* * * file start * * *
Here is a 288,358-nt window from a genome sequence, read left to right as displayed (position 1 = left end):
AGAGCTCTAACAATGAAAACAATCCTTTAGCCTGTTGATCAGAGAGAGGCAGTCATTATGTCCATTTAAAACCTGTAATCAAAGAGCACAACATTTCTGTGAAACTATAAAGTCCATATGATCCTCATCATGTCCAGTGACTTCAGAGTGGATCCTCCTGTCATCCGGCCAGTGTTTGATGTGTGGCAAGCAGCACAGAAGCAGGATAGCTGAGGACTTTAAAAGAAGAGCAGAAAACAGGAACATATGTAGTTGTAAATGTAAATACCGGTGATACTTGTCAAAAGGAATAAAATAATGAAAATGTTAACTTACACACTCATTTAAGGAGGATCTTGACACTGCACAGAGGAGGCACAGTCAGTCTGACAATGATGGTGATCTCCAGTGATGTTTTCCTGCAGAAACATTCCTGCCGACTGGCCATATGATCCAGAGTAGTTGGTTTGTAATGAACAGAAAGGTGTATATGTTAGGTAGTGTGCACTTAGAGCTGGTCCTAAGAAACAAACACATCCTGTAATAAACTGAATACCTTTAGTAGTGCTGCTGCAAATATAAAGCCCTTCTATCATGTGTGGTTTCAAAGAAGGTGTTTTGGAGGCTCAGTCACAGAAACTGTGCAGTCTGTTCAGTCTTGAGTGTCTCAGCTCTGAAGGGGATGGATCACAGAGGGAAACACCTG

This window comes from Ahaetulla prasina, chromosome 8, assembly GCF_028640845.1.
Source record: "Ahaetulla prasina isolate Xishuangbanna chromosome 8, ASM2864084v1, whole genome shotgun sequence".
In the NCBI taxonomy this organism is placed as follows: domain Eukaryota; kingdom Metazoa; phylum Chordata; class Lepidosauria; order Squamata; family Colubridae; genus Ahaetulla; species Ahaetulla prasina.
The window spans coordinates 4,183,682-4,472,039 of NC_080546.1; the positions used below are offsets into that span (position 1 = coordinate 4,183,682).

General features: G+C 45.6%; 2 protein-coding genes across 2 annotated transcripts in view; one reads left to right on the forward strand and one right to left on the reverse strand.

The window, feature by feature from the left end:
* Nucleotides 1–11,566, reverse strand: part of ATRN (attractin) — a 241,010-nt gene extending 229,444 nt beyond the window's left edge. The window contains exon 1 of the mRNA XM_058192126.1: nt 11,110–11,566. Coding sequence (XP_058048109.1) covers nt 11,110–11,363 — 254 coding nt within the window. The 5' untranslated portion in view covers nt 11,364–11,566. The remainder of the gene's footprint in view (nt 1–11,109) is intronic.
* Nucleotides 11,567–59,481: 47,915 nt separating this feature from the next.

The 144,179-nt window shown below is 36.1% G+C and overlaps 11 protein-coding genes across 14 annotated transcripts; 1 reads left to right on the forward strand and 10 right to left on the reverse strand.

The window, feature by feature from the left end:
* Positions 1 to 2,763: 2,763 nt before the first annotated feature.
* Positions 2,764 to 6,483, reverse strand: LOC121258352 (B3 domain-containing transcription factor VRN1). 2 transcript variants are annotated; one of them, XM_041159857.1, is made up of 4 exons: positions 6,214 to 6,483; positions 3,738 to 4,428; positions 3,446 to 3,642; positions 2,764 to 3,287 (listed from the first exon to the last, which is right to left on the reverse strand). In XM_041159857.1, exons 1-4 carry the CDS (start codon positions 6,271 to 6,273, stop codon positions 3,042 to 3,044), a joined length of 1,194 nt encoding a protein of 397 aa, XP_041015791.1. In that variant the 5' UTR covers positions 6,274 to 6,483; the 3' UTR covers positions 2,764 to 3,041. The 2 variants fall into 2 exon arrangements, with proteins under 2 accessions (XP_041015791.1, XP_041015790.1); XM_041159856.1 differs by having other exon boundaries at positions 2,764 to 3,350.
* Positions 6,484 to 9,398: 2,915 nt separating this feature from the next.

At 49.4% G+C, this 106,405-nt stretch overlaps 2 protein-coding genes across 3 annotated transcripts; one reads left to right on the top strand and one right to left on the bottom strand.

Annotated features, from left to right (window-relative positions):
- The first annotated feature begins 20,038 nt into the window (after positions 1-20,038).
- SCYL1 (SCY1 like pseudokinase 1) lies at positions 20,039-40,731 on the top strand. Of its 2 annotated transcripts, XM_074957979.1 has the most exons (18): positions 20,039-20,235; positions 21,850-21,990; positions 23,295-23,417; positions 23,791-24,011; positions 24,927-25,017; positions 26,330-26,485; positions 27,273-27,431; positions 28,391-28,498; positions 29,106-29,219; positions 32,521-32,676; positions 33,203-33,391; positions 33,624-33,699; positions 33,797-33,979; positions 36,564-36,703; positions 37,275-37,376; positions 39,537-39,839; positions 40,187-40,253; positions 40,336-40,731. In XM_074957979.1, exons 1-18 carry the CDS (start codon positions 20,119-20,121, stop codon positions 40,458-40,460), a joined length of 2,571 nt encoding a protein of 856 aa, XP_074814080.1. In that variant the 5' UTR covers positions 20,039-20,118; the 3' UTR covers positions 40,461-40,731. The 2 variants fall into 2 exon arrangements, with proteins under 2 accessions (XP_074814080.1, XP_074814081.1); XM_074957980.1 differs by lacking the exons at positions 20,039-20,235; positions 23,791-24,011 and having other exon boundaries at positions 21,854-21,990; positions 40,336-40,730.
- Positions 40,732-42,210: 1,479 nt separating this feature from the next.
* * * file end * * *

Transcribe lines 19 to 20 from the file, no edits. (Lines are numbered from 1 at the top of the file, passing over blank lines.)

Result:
- SCYL1 (SCY1 like pseudokinase 1) lies at positions 20,039-40,731 on the top strand. Of its 2 annotated transcripts, XM_074957979.1 has the most exons (18): positions 20,039-20,235; positions 21,850-21,990; positions 23,295-23,417; positions 23,791-24,011; positions 24,927-25,017; positions 26,330-26,485; positions 27,273-27,431; positions 28,391-28,498; positions 29,106-29,219; positions 32,521-32,676; positions 33,203-33,391; positions 33,624-33,699; positions 33,797-33,979; positions 36,564-36,703; positions 37,275-37,376; positions 39,537-39,839; positions 40,187-40,253; positions 40,336-40,731. In XM_074957979.1, exons 1-18 carry the CDS (start codon positions 20,119-20,121, stop codon positions 40,458-40,460), a joined length of 2,571 nt encoding a protein of 856 aa, XP_074814080.1. In that variant the 5' UTR covers positions 20,039-20,118; the 3' UTR covers positions 40,461-40,731. The 2 variants fall into 2 exon arrangements, with proteins under 2 accessions (XP_074814080.1, XP_074814081.1); XM_074957980.1 differs by lacking the exons at positions 20,039-20,235; positions 23,791-24,011 and having other exon boundaries at positions 21,854-21,990; positions 40,336-40,730.
- Positions 40,732-42,210: 1,479 nt separating this feature from the next.